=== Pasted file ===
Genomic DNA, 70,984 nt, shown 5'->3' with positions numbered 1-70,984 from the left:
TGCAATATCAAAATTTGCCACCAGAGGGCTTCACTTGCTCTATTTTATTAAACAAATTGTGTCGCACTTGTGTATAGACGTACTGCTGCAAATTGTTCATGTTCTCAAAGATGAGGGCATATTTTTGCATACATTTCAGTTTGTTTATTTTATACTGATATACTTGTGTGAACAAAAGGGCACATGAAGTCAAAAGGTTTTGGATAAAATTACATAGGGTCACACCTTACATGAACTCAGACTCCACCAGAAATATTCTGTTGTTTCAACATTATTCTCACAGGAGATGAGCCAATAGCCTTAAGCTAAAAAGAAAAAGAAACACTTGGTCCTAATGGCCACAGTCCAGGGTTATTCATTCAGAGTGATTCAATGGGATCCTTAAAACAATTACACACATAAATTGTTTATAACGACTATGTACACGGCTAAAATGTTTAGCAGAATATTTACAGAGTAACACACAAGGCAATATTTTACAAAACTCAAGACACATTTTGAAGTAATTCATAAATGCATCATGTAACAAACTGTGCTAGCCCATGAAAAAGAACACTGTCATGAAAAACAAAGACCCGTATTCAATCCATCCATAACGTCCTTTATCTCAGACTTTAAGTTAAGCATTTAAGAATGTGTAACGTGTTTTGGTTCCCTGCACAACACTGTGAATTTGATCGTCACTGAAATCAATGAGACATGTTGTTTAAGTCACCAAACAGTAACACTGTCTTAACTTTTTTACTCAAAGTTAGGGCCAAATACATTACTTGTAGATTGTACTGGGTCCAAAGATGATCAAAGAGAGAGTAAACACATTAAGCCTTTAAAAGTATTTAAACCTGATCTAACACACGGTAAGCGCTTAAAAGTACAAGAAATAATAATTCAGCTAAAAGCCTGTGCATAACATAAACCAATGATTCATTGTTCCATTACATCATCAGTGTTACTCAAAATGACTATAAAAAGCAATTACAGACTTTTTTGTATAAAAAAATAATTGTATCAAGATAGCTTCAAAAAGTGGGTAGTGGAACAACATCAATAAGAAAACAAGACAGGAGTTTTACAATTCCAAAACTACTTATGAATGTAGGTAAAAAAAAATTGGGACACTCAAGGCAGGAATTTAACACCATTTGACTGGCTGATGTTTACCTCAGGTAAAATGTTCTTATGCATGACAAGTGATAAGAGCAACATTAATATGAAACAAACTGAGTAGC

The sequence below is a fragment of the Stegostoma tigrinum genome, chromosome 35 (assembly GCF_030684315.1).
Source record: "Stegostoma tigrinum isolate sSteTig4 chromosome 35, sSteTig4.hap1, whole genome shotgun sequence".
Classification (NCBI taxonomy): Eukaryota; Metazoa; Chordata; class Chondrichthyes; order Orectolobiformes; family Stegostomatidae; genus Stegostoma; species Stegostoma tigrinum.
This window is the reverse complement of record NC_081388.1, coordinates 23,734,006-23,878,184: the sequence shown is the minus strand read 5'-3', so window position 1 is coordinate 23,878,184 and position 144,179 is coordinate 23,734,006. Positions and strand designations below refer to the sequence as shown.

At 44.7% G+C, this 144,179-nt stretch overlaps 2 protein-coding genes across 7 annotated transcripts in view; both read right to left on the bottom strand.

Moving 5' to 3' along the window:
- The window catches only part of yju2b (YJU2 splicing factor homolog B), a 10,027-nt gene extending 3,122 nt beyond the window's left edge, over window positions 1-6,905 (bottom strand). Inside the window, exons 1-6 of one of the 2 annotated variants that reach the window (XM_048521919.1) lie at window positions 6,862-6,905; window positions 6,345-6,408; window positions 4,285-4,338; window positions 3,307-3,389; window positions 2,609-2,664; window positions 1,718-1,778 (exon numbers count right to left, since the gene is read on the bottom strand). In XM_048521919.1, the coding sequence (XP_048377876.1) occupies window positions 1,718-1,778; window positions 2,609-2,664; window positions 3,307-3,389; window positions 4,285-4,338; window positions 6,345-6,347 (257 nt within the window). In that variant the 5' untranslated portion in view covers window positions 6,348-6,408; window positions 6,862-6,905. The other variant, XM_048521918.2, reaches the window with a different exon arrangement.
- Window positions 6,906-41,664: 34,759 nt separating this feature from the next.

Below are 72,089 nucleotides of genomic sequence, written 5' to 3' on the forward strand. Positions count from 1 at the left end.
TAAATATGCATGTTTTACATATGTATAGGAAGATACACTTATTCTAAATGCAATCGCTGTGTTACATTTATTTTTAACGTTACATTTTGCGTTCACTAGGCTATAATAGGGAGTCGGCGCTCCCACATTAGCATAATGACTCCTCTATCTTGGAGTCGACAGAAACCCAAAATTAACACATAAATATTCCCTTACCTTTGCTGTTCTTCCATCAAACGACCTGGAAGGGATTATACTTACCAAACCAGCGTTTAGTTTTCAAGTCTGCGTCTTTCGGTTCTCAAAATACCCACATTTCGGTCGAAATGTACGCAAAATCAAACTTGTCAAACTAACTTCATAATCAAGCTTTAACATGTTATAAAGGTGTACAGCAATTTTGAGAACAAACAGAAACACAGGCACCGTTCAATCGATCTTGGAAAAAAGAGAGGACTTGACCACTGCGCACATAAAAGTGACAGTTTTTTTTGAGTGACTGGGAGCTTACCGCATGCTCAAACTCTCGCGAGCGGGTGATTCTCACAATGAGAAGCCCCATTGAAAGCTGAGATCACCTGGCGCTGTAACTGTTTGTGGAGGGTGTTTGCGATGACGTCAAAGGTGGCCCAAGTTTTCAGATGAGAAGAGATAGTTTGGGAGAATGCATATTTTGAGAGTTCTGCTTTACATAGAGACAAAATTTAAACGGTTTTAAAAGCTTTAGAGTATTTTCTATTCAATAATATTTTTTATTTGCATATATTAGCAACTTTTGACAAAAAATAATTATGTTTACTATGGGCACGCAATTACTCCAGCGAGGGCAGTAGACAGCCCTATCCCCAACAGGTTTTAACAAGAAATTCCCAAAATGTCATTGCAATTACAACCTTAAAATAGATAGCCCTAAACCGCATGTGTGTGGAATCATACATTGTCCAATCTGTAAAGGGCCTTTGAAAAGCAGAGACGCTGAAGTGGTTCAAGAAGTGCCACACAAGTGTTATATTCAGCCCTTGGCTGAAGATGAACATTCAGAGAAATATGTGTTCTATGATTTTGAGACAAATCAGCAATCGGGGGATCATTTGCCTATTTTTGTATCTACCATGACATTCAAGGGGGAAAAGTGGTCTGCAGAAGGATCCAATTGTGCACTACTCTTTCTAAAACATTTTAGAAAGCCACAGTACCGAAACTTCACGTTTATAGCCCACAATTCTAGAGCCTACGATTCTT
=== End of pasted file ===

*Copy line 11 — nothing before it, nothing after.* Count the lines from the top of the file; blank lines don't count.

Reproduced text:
Below are 72,089 nucleotides of genomic sequence, written 5' to 3' on the forward strand. Positions count from 1 at the left end.